CSS Tabbed Menus Css3Menu.com

November 16, 2012

Oroville Mercury Register
March 20, 1951
Corporal Sees Conflict As Survival Insurance

(Editor’s note; The Korean war will be one year old in the spring. Thousands of Americans have been killed, wounded and capture in the fight against Communism. From time to time there have been reports that American youth have asked each other why they were fighting in a far-away place. Corp. J. B. Tavender of the United States Air Force asked himself that question one evening and then sat down in his tent in Korea and wrote the following letter to Tokyo bureau of the United Press. His home is at Harrisburg, Ill.)

Dear Sir: I REMEMBER, a few weeks ago in Korea a particular despondent evening. I was in the tent alone; the others were working as usual. As I remember, I realize I might have said it aloud—“What am I doing here?” It is a question I’m sure we’ve asked ourselves at one time or another. I’ve given considerable thought to the query. If you’ll permit me the soap box, gentlemen I shall elaborate. The only logical answer I could muster was simply that I am a career airman assigned to the Far East Air Forces. Following a two year sojourn in civilian life after World War II, I decided upon a military career. I liked the security of such a career. Had I not been in the military last June, I feel reasonably certain that I would have been standing in line at the recruiting station the day after the communists marched across the 38th parallel. Since the initial plans for a United Nations were announced I’ve had the utmost faith in the belief that world peace could be achieved only through a United Nations. From the tragic lesson of the ill-supported League of Nations, it was evident that world peace could exist only as long as there existed a force powerful enough to impose it. When the United States pledged its military support to the defeat of communist aggression in Korea, my eyes watered tears of sheer joy. If such a thing were possible my faith in the government of the United States doubled with the announcement. We were openly combating the forces of communism; we were committing ourselves to the defense of any peoples that sought humane rights in preference to human bondage. In the name of the United Nations, we were defending the very fundamentals that constitute our way of life. Had we failed to support the United Nations, had we failed to rally to the cause of the independence in the Republic of Korea, we would have failed our heritage. In supporting the United Nations we are encouraging a world-wide resistance of communist aggression. In the end, that resistance shall be our own salvation. In this world of ours today, there basically exist but two major factors-that of communism and that of anti-communism.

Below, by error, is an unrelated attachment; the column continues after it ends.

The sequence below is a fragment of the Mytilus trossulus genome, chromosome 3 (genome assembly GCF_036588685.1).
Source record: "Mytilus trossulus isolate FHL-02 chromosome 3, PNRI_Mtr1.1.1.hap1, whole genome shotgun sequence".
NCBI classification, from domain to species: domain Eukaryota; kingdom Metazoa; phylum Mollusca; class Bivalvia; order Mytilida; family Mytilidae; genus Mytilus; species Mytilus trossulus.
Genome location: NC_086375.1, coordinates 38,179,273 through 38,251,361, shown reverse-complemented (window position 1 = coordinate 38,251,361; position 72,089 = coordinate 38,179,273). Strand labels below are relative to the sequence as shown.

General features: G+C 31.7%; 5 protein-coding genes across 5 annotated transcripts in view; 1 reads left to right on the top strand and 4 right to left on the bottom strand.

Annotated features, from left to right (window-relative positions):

(To be continued)

Stu’s Notes: Front page of Oroville Mercury last Monday is a Photo of our Oroville Veterans Day Parade. I was on the committee to put on this most patriotic event. Some said why have it on Sunday, well I explained why, you know 11th hour of the 11th day of the 11th month etc.! Most cities do stick to that, besides I told them God would be down on Montgomery Street that Sunday. And he was, and also his name was there, thanks to Ty Barbour’s picture, the banner my Granddaughter and I carried, along with two of her 5th grade classmates. Basically it said welcome home National Guard and All Veterans, .God Bless America. You can see My boots under the Banner on the right the girls are completely hid by the Horse, and the word God is there all by itself in that picture. They carried that big banner all the way down Montgomery. I am extremely proud of them. It was a great parade, our 14th annual, yes it was done in Oroville years ago then forgotten and the Exchange Club and many others brought it back. The girls were Jessica Rose-Shaner, Cheyanne Culver and Crystal Fein.

For years I’ve been looking for a story of a man that was there. The above story by J.B. Tavender, is basically my thoughts all the years since Korea. And remember, I’m old enough to remember the News reels of the Korea War, yes it was a war. Over the years I’ve talked to various people about Korea and so many times I hear and I quote’ “We shouldn’t have been there. They died in vain, we had no business there” etc. Well my Father knew the evils of communism and I guess it rubbed off on me. I think the men who fought and those who fought and died there are true American heroes. Fighting for a just cause and nobody will change my mind. I was fortunate to know some of these heroes that came home, a few first names, Darby, Ed, Sam, Wayne, Bob, Manual, my Uncle Paul. Sadly Butte County had a lot of these Heroes that never came home. Thank you Daryl for putting their names where they will ever be remembered and soon we hope those names will be forever cut in stone. Help us do that.

Our Oroville National Guard should be coming home in January or February, Let’s welcome them home big time.